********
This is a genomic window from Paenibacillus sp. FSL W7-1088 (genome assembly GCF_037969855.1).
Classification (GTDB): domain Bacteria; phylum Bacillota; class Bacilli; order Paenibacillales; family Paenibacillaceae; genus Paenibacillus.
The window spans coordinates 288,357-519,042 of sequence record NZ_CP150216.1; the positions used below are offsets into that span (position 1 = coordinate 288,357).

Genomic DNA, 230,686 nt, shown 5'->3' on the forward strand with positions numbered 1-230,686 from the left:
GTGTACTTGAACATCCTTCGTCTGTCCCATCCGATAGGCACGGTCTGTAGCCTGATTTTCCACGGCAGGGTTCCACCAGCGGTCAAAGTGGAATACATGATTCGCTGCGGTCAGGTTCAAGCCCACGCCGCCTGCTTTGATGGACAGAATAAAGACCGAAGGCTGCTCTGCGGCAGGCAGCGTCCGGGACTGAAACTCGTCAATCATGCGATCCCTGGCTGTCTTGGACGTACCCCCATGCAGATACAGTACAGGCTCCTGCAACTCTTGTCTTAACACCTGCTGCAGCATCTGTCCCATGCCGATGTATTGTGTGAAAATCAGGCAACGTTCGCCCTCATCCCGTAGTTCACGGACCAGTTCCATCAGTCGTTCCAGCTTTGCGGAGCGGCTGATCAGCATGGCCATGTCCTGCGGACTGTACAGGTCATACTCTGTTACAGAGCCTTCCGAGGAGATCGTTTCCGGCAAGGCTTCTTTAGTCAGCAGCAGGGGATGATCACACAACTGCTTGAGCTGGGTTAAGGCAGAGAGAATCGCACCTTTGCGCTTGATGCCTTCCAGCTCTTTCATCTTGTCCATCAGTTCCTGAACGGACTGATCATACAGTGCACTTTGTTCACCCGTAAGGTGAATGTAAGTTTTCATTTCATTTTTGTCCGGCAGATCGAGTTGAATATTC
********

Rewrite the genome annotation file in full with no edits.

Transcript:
This is a genomic window from Paenibacillus sp. FSL W7-1088 (genome assembly GCF_037969855.1).
Classification (GTDB): domain Bacteria; phylum Bacillota; class Bacilli; order Paenibacillales; family Paenibacillaceae; genus Paenibacillus.
The window spans coordinates 288,357-519,042 of sequence record NZ_CP150216.1; the positions used below are offsets into that span (position 1 = coordinate 288,357).

Genomic DNA, 230,686 nt, shown 5'->3' on the forward strand with positions numbered 1-230,686 from the left:
GTGTACTTGAACATCCTTCGTCTGTCCCATCCGATAGGCACGGTCTGTAGCCTGATTTTCCACGGCAGGGTTCCACCAGCGGTCAAAGTGGAATACATGATTCGCTGCGGTCAGGTTCAAGCCCACGCCGCCTGCTTTGATGGACAGAATAAAGACCGAAGGCTGCTCTGCGGCAGGCAGCGTCCGGGACTGAAACTCGTCAATCATGCGATCCCTGGCTGTCTTGGACGTACCCCCATGCAGATACAGTACAGGCTCCTGCAACTCTTGTCTTAACACCTGCTGCAGCATCTGTCCCATGCCGATGTATTGTGTGAAAATCAGGCAACGTTCGCCCTCATCCCGTAGTTCACGGACCAGTTCCATCAGTCGTTCCAGCTTTGCGGAGCGGCTGATCAGCATGGCCATGTCCTGCGGACTGTACAGGTCATACTCTGTTACAGAGCCTTCCGAGGAGATCGTTTCCGGCAAGGCTTCTTTAGTCAGCAGCAGGGGATGATCACACAACTGCTTGAGCTGGGTTAAGGCAGAGAGAATCGCACCTTTGCGCTTGATGCCTTCCAGCTCTTTCATCTTGTCCATCAGTTCCTGAACGGACTGATCATACAGTGCACTTTGTTCACCCGTAAGGTGAATGTAAGTTTTCATTTCATTTTTGTCCGGCAGATCGAGTTGAATATTC